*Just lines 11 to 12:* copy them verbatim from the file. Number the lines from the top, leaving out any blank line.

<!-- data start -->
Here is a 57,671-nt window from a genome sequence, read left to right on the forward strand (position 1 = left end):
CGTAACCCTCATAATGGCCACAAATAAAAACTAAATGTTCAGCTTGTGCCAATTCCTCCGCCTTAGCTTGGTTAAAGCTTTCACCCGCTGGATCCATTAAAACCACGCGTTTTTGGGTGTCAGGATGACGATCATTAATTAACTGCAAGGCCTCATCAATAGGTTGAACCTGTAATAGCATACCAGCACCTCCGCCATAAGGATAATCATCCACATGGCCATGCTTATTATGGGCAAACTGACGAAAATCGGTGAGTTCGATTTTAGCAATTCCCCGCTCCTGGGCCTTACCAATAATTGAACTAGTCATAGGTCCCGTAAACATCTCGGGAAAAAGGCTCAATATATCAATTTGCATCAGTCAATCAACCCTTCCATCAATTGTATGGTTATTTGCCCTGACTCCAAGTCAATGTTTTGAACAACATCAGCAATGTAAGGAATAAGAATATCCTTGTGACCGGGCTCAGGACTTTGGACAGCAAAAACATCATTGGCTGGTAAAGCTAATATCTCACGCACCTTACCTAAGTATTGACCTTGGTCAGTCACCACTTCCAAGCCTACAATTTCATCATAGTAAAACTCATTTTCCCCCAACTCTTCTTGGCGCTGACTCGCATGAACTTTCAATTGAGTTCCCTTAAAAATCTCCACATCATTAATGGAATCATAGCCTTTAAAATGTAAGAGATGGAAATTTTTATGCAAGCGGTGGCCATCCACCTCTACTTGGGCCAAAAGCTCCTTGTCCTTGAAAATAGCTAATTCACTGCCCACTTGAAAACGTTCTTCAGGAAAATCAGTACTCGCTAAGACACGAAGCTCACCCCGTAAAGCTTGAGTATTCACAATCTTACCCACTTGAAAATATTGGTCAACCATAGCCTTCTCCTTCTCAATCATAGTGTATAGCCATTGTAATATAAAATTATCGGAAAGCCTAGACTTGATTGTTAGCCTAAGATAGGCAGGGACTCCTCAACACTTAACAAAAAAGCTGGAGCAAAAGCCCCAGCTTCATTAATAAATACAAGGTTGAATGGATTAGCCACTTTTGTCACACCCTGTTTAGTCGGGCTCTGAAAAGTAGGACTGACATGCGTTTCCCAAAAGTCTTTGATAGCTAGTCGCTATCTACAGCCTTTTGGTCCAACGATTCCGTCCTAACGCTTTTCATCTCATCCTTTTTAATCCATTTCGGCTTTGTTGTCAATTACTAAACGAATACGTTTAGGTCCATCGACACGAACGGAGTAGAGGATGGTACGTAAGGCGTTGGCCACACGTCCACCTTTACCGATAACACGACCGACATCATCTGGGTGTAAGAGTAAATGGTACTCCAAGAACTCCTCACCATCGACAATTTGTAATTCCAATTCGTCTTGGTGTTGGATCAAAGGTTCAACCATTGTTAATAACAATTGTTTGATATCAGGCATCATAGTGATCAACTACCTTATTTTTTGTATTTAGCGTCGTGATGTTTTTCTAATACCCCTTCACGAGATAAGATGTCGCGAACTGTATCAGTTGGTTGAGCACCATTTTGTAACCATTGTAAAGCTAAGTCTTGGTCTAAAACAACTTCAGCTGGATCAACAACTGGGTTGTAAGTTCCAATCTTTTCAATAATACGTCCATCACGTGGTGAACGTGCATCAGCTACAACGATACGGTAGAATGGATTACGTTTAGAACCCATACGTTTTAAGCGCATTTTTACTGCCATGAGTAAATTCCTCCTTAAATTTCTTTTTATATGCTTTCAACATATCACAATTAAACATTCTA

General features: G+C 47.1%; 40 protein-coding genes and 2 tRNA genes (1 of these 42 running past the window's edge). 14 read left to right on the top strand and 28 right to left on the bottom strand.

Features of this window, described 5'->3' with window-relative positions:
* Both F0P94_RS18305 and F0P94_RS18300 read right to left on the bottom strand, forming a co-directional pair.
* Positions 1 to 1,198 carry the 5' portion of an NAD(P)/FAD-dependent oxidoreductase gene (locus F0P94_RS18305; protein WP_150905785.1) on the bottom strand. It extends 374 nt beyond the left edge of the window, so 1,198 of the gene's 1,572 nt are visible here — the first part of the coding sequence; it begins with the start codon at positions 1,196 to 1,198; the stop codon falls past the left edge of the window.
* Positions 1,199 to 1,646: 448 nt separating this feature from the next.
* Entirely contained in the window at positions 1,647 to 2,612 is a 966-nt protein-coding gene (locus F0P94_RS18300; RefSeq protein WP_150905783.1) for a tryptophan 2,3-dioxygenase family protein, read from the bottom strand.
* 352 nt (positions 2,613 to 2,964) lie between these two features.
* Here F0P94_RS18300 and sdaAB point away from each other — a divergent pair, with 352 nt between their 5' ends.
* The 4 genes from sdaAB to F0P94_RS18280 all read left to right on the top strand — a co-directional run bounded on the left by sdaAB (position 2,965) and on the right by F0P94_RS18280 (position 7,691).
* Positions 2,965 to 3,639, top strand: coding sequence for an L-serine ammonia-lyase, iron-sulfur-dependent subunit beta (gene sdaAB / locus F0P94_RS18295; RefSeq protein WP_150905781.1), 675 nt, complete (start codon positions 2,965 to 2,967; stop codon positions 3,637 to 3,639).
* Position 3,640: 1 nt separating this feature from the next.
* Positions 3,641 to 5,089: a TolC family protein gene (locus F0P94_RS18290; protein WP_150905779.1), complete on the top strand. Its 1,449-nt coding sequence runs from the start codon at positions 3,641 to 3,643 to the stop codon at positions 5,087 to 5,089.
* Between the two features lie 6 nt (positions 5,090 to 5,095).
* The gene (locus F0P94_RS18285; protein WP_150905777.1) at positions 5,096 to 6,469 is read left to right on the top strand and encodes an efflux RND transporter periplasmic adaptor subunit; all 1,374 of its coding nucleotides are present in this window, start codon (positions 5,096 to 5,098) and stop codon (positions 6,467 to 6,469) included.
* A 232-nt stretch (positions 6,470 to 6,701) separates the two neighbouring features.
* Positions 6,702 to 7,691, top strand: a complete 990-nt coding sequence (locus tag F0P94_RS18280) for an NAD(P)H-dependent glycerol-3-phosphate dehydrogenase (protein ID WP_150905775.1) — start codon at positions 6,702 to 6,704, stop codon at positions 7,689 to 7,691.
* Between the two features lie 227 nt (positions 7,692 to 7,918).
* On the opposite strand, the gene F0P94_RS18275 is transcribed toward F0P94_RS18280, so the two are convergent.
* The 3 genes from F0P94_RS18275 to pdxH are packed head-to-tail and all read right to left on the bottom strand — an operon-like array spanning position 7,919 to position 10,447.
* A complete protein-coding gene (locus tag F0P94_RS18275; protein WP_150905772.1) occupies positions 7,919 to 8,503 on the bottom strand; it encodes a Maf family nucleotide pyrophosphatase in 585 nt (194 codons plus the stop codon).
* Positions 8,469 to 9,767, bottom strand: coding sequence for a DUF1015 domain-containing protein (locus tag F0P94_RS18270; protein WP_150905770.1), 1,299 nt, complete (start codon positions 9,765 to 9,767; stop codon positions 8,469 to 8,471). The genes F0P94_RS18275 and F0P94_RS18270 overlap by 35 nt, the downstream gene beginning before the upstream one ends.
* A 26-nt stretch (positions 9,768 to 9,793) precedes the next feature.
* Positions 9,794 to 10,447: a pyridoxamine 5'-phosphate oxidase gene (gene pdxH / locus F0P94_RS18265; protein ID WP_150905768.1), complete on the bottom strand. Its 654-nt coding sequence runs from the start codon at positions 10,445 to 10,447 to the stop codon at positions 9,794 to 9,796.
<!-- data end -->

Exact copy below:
* The 4 genes from sdaAB to F0P94_RS18280 all read left to right on the top strand — a co-directional run bounded on the left by sdaAB (position 2,965) and on the right by F0P94_RS18280 (position 7,691).
* Positions 2,965 to 3,639, top strand: coding sequence for an L-serine ammonia-lyase, iron-sulfur-dependent subunit beta (gene sdaAB / locus F0P94_RS18295; RefSeq protein WP_150905781.1), 675 nt, complete (start codon positions 2,965 to 2,967; stop codon positions 3,637 to 3,639).